John Maynard Keynes is probably the most influential economist in currently-practiced economic policy. Among the Keynesian marks left on economics is the idea of the necessity of government intervention to moderate the booms and busts of the economy. As the theory goes, governments must spend during a recession to stimulate the economy.
This idea makes a lot of sense if you’re hearing it for the first time. When you’re tired, coffee helps you get back to normal, and similarly, if the economy is down, you need to kickstart it with some spending to get the ball rolling again.
Adriene alludes to this idea when she says:
Economics is the government deciding whether to increase its spending when there’s a recession, and if it’s worth going into debt.
Usually the answer is yes, increase spending, as the United States did with its $831 billion Stimulus Package (also known as the American Recovery and Reinvestment Act of 2009).
The problem with testing economic theories is that you never know if it actually works. The 2009 Stimulus Package did not have the kickstarting effect that was predicted; the free-market economists said that this was because Keynes’s theory is wrong and government spending does not help the economy because a stimulus package would only take money from the more efficient private sector economy (through taxation) and transfer it to a less productive public sector economy. However, Keynes supporters argue that Keynes is correct and the Stimulus Package did work, and the situation would have been much worse if the government had not intervened.
Unfortunately, we’ll never know the truth empirically, since economics is not a physical science where you can have an identical “control group” economy to compare it to. And while Adriene’s point didn’t directly claim Keynes’s theory to be true, she did imply it. By presenting the downside of spending as “going into debt,” which isn’t necessarily true, she doesn’t mention what real dissenters of stimulus spending would argue: that stimulus packages are a net negative for the economy, even if the country doesn’t have to borrow money to pay for it.
Mr. Clifford makes another Keynesian presupposition when he posits this question as an example of macroeconomics:
Will an increase in the money supply boost output, or just increase inflation?
Framing the question this way essentially presupposes that increasing the money supply can boost output, but the risk is that it may also increase inflation.
This is also derived from Keynes’s theory of government intervention for a recessed economy: increasing the money supply (i.e. creating money and buying financial products with them) will give more money to banks who then lend out that money to people for long-term capital projects (building construction, investing in companies, etc.). Now there’s more money circulating in the economy as more people get to borrow money to fund their projects, and the financial industry is booming because they are the first ones to get the newly-printed money. However, printing money runs the risk of prices increasing as the dollar becomes less valuable. The Keynesian theory describes money creation as a balancing act; the government needs to print just enough to kickstart the economy, but not too much to create an inflation problem.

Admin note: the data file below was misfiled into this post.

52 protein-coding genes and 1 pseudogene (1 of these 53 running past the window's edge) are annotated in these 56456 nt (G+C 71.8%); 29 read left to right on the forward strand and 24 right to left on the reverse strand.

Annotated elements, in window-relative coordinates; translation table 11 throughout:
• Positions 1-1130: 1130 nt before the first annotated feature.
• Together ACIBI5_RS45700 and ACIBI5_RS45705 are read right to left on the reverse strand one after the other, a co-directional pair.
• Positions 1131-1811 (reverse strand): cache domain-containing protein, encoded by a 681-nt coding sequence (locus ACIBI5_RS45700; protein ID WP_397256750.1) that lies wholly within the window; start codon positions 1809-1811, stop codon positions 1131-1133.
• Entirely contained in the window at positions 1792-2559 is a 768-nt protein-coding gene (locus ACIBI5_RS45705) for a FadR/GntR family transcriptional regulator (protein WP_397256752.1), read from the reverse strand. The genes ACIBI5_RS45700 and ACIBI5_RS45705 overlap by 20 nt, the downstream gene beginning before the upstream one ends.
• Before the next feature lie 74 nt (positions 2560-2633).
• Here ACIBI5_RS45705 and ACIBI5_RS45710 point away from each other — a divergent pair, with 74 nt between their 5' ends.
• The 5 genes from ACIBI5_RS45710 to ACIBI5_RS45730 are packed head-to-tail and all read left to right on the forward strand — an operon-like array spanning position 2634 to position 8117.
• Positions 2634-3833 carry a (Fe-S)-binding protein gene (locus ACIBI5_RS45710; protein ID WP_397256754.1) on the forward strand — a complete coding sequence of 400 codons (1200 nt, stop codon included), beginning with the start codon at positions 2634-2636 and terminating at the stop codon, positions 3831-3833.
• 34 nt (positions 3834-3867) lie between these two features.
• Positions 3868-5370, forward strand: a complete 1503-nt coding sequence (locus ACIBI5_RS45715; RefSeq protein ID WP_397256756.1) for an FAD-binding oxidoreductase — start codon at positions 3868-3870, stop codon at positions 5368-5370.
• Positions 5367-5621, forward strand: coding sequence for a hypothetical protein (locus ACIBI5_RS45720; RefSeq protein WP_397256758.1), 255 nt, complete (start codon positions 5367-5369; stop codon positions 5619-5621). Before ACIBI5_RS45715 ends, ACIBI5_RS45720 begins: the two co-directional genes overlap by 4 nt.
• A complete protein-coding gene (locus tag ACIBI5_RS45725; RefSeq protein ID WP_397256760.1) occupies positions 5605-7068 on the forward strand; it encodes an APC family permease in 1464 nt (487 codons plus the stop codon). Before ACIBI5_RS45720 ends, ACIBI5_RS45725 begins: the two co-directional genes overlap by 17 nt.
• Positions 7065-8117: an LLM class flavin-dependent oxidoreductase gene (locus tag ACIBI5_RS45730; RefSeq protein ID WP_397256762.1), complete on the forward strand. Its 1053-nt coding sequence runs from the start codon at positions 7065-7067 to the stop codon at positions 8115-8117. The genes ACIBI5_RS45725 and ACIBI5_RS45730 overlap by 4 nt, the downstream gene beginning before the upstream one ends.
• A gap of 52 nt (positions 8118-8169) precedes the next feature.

Again, real dissenters from Keynesian economic theory (or at least those who follow the Austrian Business Cycle) would argue that increased inflation is not the only risk of increasing the money supply. As the Austrian theory goes, money printing distorts the economy, shifting production from consumer goods (like stuff you buy at CVS) to capital goods (projects that banks give big loans to). The shift is harmless at first and may even appear to boost the economy, however, this distortion that provokes an artificial boom will ultimately result in an even greater bust. In other words, the cups of coffee you drank to wake you up will leave you with a bigger caffeine withdrawal the next day.
With these two examples, it’s not too hard to see a preference toward Keynesian macroeconomics, but who can blame them? Keynesianism is widely-practiced in countries around the world and is supported by many economists.
The least they can do, however, is correctly present the real concerns about Keynesian policies, and not the Keynesian concerns about Keynesian policies.